3. Patch on February 28, 2015 at 4:09 pm

    I am set to order the mycorrhizal fungi and I have watched the video on how you coat the seeds. However I will be using this primarily for tomato and pepper seeds so I want to make sure I use it in the most beneficial way. Since they are small seeds I am wondering the best way to coat the seeds. Should I perhaps just put a few drops in the soil before I drop in the seeds? Or should I put some into a spray bottle with water – or possibly do both? TIA!

    • Phil on March 3, 2015 at 3:08 am

      The most economical is to apply it to the seeds rather than the soil. And rather than putting it into a spray bottle, I would spray (or soak) your seeds first (that’s a good time to add a little liquid kelp and/or sea minerals) and then dust them very lightly with the powder.

      • Patch on March 3, 2015 at 3:41 am

        Merci! I have ordered ehdo-mycorrhizal fungi and fish fertilizer in the hopes it will hurry spring and planting season!

  4. Susan on February 28, 2015 at 5:40 pm

    I am starting a new Plant Nursery this Spring and want to focus on plants & shrubs that attract birds & butterflies to one’s garden. The information seems to indicate that native plants are the best route to go if you want the birds and butterflies to take up residence! I live in zone 5a (south of Buffalo, NY). I’m reading that plants that actually attract certain insects are beneficial for attracting the birds who eat them! Could you give us a starting point for making our yards a Bird & Butterfly paradise!!! 🙂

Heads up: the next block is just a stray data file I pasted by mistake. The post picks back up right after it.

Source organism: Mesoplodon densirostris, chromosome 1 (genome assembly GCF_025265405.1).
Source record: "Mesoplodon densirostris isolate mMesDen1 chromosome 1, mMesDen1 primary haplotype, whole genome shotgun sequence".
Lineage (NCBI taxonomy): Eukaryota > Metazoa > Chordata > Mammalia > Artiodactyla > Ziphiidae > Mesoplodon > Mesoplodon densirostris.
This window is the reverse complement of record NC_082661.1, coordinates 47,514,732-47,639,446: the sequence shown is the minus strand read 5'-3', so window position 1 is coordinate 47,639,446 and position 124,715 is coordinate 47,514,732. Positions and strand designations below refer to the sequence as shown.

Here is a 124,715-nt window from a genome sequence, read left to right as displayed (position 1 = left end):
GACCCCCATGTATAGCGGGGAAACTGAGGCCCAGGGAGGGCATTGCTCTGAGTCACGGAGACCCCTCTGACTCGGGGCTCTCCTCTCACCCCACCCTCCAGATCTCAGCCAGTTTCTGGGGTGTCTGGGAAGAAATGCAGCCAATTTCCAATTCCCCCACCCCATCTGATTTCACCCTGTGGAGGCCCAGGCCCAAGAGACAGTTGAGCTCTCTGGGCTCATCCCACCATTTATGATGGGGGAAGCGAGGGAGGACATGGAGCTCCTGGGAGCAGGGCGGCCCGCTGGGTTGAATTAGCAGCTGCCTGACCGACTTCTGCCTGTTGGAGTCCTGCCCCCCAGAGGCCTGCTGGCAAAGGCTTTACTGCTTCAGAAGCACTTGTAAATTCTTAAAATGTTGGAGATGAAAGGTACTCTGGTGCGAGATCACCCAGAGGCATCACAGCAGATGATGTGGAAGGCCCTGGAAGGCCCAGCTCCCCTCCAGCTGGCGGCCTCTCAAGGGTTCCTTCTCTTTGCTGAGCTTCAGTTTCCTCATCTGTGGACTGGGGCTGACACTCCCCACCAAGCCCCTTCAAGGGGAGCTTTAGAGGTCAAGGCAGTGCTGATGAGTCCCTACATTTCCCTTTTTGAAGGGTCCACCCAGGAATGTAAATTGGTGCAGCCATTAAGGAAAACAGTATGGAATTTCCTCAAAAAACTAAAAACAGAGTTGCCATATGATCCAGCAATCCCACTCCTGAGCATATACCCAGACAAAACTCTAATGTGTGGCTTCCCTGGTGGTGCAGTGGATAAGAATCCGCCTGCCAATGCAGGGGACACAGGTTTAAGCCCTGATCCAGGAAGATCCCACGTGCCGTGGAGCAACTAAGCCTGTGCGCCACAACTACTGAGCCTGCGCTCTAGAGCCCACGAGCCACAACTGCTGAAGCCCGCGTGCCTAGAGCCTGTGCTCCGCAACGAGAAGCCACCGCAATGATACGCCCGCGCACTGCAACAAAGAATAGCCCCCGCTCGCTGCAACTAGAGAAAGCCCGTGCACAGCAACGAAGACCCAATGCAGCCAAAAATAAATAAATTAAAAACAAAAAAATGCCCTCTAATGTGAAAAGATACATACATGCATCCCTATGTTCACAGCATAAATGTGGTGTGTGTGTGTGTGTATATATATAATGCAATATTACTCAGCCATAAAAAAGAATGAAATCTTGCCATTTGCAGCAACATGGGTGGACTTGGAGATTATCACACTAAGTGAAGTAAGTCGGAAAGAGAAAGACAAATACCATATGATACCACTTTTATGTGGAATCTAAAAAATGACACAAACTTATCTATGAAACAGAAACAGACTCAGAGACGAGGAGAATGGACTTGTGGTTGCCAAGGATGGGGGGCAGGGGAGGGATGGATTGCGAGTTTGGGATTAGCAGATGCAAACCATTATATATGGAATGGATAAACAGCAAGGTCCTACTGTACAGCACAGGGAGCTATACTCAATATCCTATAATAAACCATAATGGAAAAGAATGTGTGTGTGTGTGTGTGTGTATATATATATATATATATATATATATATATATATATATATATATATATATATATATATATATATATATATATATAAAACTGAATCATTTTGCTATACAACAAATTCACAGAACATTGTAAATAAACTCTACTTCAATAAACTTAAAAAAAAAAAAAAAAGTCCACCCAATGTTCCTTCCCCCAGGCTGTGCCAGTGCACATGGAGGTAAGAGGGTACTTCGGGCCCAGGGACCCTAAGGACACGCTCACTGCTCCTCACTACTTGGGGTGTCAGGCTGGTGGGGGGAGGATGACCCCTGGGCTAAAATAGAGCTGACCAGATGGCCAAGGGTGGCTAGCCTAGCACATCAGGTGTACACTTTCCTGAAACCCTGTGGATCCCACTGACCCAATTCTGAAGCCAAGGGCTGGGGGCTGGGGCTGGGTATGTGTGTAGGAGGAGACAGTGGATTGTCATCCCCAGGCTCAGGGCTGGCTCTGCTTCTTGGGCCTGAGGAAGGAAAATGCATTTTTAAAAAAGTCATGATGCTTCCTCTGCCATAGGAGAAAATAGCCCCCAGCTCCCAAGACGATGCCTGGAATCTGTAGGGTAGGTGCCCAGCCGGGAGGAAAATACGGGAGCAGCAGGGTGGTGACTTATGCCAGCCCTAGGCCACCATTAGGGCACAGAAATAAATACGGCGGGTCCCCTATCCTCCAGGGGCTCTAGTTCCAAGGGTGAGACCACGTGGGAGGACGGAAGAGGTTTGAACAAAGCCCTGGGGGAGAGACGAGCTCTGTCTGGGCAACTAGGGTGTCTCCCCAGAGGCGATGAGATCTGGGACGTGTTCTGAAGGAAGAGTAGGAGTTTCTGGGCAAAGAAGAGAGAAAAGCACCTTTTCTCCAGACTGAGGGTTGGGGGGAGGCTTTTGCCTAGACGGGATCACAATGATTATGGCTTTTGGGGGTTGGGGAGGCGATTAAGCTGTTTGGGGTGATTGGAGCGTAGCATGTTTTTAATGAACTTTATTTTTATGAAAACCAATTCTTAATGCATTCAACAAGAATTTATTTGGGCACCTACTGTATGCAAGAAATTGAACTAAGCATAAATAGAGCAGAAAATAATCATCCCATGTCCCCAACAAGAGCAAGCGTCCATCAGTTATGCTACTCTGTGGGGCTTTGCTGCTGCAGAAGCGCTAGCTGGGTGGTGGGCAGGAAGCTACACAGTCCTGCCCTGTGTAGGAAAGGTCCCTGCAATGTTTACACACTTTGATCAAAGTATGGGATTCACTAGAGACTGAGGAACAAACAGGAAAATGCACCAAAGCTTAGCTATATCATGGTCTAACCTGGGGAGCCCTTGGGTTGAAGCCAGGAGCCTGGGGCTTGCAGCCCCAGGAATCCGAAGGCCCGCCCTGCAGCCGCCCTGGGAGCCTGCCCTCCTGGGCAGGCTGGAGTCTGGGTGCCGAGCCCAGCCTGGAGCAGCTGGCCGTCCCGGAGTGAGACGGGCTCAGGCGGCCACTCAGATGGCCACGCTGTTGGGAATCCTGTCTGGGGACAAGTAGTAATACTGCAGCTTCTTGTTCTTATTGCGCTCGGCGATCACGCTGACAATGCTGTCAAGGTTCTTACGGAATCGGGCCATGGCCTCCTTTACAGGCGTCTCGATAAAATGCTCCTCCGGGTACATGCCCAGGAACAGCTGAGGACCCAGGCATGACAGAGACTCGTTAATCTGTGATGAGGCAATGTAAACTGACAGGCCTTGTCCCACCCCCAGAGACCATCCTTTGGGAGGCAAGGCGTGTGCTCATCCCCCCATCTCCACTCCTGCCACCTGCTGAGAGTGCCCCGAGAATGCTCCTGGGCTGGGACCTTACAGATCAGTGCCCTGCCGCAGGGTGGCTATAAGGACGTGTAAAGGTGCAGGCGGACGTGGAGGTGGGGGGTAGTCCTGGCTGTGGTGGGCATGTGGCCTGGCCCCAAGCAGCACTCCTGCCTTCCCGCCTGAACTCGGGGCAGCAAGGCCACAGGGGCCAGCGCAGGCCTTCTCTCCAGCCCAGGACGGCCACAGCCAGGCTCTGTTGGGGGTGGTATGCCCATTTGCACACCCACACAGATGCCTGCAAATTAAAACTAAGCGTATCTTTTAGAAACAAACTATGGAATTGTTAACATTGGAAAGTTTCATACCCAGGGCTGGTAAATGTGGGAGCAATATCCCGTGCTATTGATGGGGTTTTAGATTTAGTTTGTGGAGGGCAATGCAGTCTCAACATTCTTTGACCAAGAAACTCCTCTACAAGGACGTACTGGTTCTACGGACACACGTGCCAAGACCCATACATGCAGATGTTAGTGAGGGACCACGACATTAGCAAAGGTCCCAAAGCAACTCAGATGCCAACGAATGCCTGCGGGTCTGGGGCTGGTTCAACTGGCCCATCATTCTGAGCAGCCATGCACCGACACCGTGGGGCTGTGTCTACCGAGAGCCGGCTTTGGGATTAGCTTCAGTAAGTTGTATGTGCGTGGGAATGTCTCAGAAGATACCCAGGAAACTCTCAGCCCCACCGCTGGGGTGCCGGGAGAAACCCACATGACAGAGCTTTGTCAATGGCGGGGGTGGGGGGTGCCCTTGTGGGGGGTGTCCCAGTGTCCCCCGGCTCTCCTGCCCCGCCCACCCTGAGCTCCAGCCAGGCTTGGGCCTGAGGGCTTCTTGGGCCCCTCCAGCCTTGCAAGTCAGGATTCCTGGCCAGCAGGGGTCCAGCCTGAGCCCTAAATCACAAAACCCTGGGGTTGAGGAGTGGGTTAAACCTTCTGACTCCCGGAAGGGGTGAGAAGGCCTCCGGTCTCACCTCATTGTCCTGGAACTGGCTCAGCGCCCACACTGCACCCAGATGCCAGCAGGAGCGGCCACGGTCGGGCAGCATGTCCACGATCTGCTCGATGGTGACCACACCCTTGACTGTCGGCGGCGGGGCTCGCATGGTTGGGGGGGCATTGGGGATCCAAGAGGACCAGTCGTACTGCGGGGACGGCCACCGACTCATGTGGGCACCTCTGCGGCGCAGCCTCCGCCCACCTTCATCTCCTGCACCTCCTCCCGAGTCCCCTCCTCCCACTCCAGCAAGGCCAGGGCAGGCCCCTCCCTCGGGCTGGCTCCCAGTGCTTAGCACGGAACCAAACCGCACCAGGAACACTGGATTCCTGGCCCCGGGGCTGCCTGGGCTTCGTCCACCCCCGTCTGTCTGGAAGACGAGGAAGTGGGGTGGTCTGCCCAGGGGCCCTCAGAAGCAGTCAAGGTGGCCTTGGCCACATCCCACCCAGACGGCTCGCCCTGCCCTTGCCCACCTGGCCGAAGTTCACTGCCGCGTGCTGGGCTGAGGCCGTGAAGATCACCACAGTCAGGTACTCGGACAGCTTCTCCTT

5. Emanuel Lomba on February 28, 2015 at 6:50 pm

    I would simple like the hear about how to get my garden pathways free from weeds!Its my third year doing gardening and i already ready much about it but i just cant get rid of them on my pathways ,i´ll have to say ,that must be the only thing that makes thing twice about starting again this year or not cause i really fell that i´m loosing the battle to weeds .On another subject im going to try this year the veganic farming/gardening aproach wich could be perhaps a very nice thing for you to talk about ….Keep up the good work !Greetings from Germany

    • Tom Lampman on March 3, 2015 at 1:06 am

      Guten Tag von Canada: I dig down to approximately 10 – 15 cm. and remove the topsoil where I want my path to be. I fill this with wood chips, which eventually compacts somewhat. I do this every three years and remove the wood chips that are decayed. these decayed wood chips I use around my plants once I have transplanted them (Tomatoes, peppers, squash: I live in central Alberta Canada) DO NOT MIX the wood chips into the soil as they will rob nutrients from your garden soil. The decayed wood chips have a tonne of fungi and other beneficial life that will enhance growth of your plants. I renew the wood chips approximately every two or three years. If you have weeds, they pull our very easy from the wood chips.. You will never get rid of the weeds, but what weeds actually take root are easy to pull out. If you use the decayed wood chips as mulch around your plants, a light dusting of a nitrogen rich fertilizer may be put on top of the decayed wood chips. Every rain will slowly rinse the fertilizer into your soil. Wood chips in your garden path make hard work for any weeds that want to grow there. Those that do grow are very easy to pull out. tom

      • Phil on March 3, 2015 at 3:16 am